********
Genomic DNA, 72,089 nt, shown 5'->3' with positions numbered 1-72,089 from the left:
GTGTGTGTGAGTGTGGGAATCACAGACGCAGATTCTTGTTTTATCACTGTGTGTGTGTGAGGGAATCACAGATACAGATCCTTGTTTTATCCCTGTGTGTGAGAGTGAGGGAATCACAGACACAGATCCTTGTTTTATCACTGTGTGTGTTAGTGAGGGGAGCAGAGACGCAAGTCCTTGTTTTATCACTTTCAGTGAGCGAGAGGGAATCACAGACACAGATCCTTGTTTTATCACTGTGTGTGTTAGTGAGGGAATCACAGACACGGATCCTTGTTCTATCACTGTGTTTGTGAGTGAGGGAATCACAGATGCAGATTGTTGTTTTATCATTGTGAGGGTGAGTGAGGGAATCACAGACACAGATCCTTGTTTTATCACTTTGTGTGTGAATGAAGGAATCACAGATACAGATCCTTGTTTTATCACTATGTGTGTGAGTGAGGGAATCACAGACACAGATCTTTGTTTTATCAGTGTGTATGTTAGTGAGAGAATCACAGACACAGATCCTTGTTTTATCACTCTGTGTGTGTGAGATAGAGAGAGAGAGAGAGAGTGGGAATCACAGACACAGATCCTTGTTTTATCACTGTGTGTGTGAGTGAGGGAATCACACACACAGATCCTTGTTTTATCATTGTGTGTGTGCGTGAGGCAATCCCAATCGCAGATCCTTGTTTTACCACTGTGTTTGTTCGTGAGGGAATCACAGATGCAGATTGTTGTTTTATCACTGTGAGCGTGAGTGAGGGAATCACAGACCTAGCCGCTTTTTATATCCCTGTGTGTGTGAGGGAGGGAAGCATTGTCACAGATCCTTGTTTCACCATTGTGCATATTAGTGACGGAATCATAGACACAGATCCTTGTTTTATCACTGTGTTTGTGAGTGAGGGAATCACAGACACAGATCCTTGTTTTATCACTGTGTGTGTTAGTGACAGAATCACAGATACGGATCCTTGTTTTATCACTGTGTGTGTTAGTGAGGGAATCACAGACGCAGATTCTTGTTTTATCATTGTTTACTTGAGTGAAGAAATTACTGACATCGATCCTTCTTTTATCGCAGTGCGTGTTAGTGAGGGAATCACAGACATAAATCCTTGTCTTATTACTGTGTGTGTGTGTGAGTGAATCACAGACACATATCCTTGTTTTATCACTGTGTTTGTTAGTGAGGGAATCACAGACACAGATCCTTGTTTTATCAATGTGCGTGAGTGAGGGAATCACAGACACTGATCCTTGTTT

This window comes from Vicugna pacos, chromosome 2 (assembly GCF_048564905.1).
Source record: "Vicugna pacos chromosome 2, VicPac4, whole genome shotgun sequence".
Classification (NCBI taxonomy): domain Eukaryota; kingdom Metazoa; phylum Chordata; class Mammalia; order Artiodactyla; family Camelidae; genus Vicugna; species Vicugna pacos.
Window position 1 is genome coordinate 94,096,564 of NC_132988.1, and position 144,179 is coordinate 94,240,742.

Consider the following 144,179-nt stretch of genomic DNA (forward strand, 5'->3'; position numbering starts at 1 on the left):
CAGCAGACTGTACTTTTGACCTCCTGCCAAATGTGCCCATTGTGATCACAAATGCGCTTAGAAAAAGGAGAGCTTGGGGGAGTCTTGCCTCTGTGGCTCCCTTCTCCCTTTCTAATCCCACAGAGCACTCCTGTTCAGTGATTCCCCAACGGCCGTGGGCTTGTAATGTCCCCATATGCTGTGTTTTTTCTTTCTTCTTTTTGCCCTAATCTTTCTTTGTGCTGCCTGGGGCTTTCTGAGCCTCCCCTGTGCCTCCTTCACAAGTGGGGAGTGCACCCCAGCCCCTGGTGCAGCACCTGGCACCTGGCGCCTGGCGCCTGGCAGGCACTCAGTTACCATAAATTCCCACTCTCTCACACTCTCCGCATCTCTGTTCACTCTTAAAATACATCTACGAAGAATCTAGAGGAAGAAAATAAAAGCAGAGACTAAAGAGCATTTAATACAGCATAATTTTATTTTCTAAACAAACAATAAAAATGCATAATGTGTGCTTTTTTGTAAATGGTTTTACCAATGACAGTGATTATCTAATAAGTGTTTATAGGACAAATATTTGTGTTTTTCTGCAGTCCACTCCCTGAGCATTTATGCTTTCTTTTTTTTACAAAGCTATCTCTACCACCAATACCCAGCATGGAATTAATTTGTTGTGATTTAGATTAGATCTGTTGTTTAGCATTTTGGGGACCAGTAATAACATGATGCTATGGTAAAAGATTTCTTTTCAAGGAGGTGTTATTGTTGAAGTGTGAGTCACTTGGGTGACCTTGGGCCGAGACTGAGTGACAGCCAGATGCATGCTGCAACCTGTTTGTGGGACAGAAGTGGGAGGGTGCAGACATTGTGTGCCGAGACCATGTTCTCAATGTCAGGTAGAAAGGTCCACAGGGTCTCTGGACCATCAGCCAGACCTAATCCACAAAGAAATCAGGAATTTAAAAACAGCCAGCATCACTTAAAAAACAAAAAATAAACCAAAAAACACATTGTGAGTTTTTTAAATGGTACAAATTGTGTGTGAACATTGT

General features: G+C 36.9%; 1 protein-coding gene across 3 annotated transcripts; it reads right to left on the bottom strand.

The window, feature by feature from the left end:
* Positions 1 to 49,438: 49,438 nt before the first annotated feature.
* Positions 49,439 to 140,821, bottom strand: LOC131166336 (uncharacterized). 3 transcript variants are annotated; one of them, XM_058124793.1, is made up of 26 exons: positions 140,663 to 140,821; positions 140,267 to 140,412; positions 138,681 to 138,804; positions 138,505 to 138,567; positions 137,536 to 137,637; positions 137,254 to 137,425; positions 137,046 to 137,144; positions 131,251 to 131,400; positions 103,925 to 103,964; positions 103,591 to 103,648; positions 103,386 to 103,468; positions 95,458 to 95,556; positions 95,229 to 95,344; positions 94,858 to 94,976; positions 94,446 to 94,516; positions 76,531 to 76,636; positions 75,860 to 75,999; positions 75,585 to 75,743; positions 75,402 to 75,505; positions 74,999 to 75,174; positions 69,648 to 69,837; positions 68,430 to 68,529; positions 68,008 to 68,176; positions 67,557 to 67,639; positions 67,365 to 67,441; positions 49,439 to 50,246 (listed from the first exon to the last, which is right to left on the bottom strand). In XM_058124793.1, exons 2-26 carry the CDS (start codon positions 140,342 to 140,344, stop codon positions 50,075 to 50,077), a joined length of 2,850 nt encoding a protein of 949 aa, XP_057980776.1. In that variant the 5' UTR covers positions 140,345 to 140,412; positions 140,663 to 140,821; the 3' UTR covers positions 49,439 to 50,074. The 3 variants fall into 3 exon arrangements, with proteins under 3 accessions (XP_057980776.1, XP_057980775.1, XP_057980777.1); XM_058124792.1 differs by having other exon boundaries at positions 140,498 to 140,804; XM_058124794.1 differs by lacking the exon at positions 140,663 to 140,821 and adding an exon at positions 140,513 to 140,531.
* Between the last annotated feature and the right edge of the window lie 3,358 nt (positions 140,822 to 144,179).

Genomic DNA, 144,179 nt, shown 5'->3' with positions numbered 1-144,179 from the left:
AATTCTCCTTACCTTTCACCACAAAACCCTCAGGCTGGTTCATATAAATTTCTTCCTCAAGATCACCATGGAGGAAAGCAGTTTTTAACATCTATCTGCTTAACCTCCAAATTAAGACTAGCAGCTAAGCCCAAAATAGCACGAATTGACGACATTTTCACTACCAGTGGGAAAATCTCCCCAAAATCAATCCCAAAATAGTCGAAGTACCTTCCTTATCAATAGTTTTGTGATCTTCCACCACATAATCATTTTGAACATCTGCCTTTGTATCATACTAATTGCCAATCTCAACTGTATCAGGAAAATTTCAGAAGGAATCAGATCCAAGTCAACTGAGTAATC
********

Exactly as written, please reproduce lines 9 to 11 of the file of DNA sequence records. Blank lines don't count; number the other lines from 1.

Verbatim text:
General features: G+C 36.9%; 1 protein-coding gene across 3 annotated transcripts; it reads right to left on the bottom strand.

The window, feature by feature from the left end:
* Positions 1 to 49,438: 49,438 nt before the first annotated feature.